How do we evaluate reading? What assumptions about taste cultures, cultural competences, and the ethics of engagement with texts are embedded in the ways we model, teach, and assess student reading?
What are the affordances of technologies? How are they changing the way students read and write? How do we help students to makes sense of and benefit most from a range of platforms for both activities?
As workloads and the ratio of students to instructors increase, can technology encourage better student reading and writing?
How might we foster bi-literacy?
What might be the repercussions, pedagogical and financial, of online education, including MOOCs, for reading and writing in literary studies?
Do long-form reading and/or writing remain important skills?
What are the effects of shifts from solitary to online social reading?
What cognitive differences occur when reading and writing take place on digital rather than traditional platforms?
Is there a link between complex critical reading skills and better writing?
Full-time enrolment by part-time students: How might we inspire students to immerse themselves in reading and writing about their discipline in the face of day-to-day time constraints, genuine and perceived, and the awareness that it’s possible to scrape a passing grade while having read very little?
Can good reading and writing skills give our students an edge on the job market? And how do we, and our students, sell those critical skills?
https://communication-arts.uq.edu.au/article/2016/08/reading-and-writing-twenty-first-century-literary-studies-classroom-theory-and-practice

From UPenn

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CFP: Rhetoric

by Dr Davis on July 21, 2016

From UPenn

CFP: The Profession

deadline for submissions:
July 6, 2019
full name / name of organization:
Intermezzo
contact email:
[email protected]

CFP: The Profession

Intermezzo, a digital longform publication – http://intermezzo.enculturation.net/ – seeks submissions that deal with rhetoric and rhetoric and composition as a profession.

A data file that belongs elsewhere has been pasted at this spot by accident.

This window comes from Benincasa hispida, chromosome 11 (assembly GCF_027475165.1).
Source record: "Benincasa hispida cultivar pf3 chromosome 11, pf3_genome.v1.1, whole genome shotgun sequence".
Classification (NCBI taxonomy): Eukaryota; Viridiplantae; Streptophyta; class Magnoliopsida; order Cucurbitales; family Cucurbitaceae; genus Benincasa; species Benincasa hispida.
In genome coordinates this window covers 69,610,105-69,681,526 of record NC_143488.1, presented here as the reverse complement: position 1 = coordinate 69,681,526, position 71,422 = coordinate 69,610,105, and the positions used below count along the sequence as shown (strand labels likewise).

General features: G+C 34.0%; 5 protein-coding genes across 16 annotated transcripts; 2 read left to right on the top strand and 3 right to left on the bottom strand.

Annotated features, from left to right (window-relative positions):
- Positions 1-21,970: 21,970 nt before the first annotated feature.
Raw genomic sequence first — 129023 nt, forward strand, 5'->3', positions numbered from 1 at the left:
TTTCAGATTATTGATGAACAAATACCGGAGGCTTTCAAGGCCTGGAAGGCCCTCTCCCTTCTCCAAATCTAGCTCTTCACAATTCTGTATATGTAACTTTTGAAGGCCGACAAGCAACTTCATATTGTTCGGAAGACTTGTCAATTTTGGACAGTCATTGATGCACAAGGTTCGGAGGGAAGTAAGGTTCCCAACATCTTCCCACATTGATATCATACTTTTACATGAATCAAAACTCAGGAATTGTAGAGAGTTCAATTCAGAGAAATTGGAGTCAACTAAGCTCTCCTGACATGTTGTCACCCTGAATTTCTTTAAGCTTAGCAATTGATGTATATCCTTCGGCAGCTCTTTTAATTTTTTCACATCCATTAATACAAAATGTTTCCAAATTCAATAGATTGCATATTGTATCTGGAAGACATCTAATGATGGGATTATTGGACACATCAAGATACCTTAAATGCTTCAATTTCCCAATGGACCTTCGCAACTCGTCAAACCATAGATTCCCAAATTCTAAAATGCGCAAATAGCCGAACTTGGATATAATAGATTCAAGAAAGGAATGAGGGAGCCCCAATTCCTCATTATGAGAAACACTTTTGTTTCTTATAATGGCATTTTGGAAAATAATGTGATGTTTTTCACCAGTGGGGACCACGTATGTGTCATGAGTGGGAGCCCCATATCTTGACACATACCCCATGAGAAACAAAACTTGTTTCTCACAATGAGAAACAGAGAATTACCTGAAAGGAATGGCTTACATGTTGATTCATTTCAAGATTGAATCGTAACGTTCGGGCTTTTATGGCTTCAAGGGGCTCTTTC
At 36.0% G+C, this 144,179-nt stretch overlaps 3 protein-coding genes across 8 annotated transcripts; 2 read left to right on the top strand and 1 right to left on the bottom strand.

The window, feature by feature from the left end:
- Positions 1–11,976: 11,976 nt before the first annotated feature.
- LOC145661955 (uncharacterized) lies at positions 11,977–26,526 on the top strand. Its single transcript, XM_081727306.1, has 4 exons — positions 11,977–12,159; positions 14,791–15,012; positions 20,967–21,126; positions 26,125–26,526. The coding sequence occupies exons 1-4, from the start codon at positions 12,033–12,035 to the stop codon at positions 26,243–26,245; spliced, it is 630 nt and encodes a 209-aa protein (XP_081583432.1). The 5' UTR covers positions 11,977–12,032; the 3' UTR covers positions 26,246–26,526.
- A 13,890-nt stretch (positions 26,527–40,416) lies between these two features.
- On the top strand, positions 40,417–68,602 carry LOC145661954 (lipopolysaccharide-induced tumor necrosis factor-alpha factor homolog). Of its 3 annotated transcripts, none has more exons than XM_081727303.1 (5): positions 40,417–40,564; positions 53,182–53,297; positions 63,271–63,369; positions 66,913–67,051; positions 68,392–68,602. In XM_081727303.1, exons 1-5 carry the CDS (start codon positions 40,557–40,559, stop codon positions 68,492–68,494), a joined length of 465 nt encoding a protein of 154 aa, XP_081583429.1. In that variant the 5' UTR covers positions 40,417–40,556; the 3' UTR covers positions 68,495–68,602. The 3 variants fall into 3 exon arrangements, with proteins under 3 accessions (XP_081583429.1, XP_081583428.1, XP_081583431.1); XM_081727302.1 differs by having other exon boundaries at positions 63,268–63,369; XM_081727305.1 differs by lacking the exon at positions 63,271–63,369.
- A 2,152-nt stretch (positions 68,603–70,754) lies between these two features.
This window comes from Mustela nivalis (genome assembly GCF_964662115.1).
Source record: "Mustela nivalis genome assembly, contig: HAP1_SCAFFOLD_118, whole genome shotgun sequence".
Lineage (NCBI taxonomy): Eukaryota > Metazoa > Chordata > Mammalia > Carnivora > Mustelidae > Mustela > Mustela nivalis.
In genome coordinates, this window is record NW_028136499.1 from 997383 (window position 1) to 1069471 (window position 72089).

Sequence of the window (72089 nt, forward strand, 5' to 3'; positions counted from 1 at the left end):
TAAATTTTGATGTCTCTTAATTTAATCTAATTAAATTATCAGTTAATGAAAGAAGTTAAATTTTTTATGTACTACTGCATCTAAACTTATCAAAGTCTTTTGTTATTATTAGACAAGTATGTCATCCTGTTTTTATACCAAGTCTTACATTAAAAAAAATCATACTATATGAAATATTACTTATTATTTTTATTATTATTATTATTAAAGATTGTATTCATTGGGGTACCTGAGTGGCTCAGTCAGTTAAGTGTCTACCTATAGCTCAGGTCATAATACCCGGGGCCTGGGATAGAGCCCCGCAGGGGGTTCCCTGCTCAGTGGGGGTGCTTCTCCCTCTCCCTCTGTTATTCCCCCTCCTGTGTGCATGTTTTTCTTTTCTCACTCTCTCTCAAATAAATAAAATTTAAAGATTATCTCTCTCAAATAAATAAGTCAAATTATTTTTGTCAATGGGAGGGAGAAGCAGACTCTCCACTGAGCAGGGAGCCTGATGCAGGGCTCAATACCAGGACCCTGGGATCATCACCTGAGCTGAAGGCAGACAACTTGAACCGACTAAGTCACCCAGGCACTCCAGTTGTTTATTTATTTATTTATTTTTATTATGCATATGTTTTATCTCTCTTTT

Profession, the MLA’s dedicated publication to issues regarding professionalization in Modern Languages and Literatures, has long served the field regarding discussion of professional issues. While Profession has published work on rhetoric and rhetoric and composition, the focus of the journal is not dedicated to these areas. And while rhetoric and rhetoric and composition journals publish articles on professional matters, no publication is dedicated to the profession in a focused manner. Rhetoric and rhetoric and composition journals do not have the space to devote to only professional discussions. Intermezzo is interested in providing a dedicated space for such discussions. Submissions can be co-authored or co-edited but should include multiple voices. While there is no obligation to produce more than one collection, we hope this will become an annual series.

Intermezzo seeks 20-40,000 word volumes that explore professional issues relevant to rhetoric and rhetoric and composition: hiring, tenure, writing as a writing professional, bureaucracy, budgetary issues, general education pressures, marginalization, becoming a department or independent program, developing majors and minors, being department or program heads, policy debates, rhetoric and rhetoric and composition’s place in the Humanities curriculum, and other related topics. Submissions can include video, image visualizations, graphics, or other non-print forms of expression.

We are particularly interested in essays from a variety of professional backgrounds: professors, administrators, lecturers, and adjuncts. We are also interested in essays which take advantage of organizational strategies print publications might not publish.

All essays published with Intermezzo undergo peer review. Intermezzo is committed to providing an outlet for essays too long for journal publication, but too short for monograph publication. Essays are published as open source, are registered with the Library of Congress, and receive ISBN numbers. They may include multimedia as well.

Intermezzo is meant to be a venue where writers can produce scholarly work in unique ways, outside of institutional or disciplinary expectation, and it takes advantage of digital media as a platform for both content and distribution of timely topics.